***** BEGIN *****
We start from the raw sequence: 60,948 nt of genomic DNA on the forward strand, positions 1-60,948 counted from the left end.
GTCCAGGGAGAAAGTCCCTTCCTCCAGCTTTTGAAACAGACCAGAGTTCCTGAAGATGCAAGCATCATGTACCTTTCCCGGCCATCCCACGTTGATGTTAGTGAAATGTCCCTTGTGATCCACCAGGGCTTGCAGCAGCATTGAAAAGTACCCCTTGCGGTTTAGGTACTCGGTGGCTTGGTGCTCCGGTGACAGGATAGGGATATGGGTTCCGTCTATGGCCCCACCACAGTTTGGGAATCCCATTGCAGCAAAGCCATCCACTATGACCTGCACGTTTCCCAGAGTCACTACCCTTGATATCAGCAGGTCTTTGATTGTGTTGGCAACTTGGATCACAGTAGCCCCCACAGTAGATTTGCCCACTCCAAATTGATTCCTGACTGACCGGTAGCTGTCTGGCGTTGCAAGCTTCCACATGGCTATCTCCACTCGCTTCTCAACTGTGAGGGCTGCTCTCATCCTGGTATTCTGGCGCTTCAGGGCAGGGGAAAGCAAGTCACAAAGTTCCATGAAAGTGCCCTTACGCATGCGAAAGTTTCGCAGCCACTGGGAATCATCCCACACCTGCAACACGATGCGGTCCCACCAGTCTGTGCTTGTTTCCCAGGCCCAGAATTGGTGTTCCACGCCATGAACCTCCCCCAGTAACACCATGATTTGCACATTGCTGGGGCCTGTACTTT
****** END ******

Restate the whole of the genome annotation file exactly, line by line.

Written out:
We start from the raw sequence: 60,948 nt of genomic DNA on the forward strand, positions 1-60,948 counted from the left end.
GTCCAGGGAGAAAGTCCCTTCCTCCAGCTTTTGAAACAGACCAGAGTTCCTGAAGATGCAAGCATCATGTACCTTTCCCGGCCATCCCACGTTGATGTTAGTGAAATGTCCCTTGTGATCCACCAGGGCTTGCAGCAGCATTGAAAAGTACCCCTTGCGGTTTAGGTACTCGGTGGCTTGGTGCTCCGGTGACAGGATAGGGATATGGGTTCCGTCTATGGCCCCACCACAGTTTGGGAATCCCATTGCAGCAAAGCCATCCACTATGACCTGCACGTTTCCCAGAGTCACTACCCTTGATATCAGCAGGTCTTTGATTGTGTTGGCAACTTGGATCACAGTAGCCCCCACAGTAGATTTGCCCACTCCAAATTGATTCCTGACTGACCGGTAGCTGTCTGGCGTTGCAAGCTTCCACATGGCTATCTCCACTCGCTTCTCAACTGTGAGGGCTGCTCTCATCCTGGTATTCTGGCGCTTCAGGGCAGGGGAAAGCAAGTCACAAAGTTCCATGAAAGTGCCCTTACGCATGCGAAAGTTTCGCAGCCACTGGGAATCATCCCACACCTGCAACACGATGCGGTCCCACCAGTCTGTGCTTGTTTCCCAGGCCCAGAATTGGTGTTCCACGCCATGAACCTCCCCCAGTAACACCATGATTTGCACATTGCTGGGGCCTGTACTTT